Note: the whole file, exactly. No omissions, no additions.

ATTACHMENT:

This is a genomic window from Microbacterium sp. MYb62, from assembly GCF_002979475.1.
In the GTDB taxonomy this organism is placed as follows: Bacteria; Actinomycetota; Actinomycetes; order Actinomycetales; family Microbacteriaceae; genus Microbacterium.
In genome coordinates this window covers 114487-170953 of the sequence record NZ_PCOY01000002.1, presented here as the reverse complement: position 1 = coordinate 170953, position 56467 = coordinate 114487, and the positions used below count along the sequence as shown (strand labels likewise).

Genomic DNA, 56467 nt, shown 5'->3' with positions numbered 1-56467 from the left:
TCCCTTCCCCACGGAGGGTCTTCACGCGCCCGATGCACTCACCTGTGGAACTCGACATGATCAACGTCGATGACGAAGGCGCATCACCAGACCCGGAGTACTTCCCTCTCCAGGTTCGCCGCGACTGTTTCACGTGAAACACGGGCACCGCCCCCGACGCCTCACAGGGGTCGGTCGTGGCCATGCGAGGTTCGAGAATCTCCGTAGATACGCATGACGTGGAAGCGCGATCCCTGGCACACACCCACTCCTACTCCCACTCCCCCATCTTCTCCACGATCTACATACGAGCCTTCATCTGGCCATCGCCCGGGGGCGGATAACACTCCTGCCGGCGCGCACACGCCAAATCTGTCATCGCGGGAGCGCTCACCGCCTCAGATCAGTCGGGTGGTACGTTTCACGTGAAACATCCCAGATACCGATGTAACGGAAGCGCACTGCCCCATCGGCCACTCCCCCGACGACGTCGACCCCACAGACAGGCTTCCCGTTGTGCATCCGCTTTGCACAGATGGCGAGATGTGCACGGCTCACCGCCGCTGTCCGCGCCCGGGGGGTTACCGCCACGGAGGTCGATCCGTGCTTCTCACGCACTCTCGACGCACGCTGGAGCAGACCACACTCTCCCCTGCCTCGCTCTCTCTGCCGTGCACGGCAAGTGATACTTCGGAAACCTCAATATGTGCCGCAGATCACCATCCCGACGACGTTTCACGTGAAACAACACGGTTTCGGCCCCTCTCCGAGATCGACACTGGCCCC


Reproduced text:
This is a genomic window from Microbacterium sp. MYb62, from assembly GCF_002979475.1.
In the GTDB taxonomy this organism is placed as follows: Bacteria; Actinomycetota; Actinomycetes; order Actinomycetales; family Microbacteriaceae; genus Microbacterium.
In genome coordinates this window covers 114487-170953 of the sequence record NZ_PCOY01000002.1, presented here as the reverse complement: position 1 = coordinate 170953, position 56467 = coordinate 114487, and the positions used below count along the sequence as shown (strand labels likewise).

Genomic DNA, 56467 nt, shown 5'->3' with positions numbered 1-56467 from the left:
TCCCTTCCCCACGGAGGGTCTTCACGCGCCCGATGCACTCACCTGTGGAACTCGACATGATCAACGTCGATGACGAAGGCGCATCACCAGACCCGGAGTACTTCCCTCTCCAGGTTCGCCGCGACTGTTTCACGTGAAACACGGGCACCGCCCCCGACGCCTCACAGGGGTCGGTCGTGGCCATGCGAGGTTCGAGAATCTCCGTAGATACGCATGACGTGGAAGCGCGATCCCTGGCACACACCCACTCCTACTCCCACTCCCCCATCTTCTCCACGATCTACATACGAGCCTTCATCTGGCCATCGCCCGGGGGCGGATAACACTCCTGCCGGCGCGCACACGCCAAATCTGTCATCGCGGGAGCGCTCACCGCCTCAGATCAGTCGGGTGGTACGTTTCACGTGAAACATCCCAGATACCGATGTAACGGAAGCGCACTGCCCCATCGGCCACTCCCCCGACGACGTCGACCCCACAGACAGGCTTCCCGTTGTGCATCCGCTTTGCACAGATGGCGAGATGTGCACGGCTCACCGCCGCTGTCCGCGCCCGGGGGGTTACCGCCACGGAGGTCGATCCGTGCTTCTCACGCACTCTCGACGCACGCTGGAGCAGACCACACTCTCCCCTGCCTCGCTCTCTCTGCCGTGCACGGCAAGTGATACTTCGGAAACCTCAATATGTGCCGCAGATCACCATCCCGACGACGTTTCACGTGAAACAACACGGTTTCGGCCCCTCTCCGAGATCGACACTGGCCCC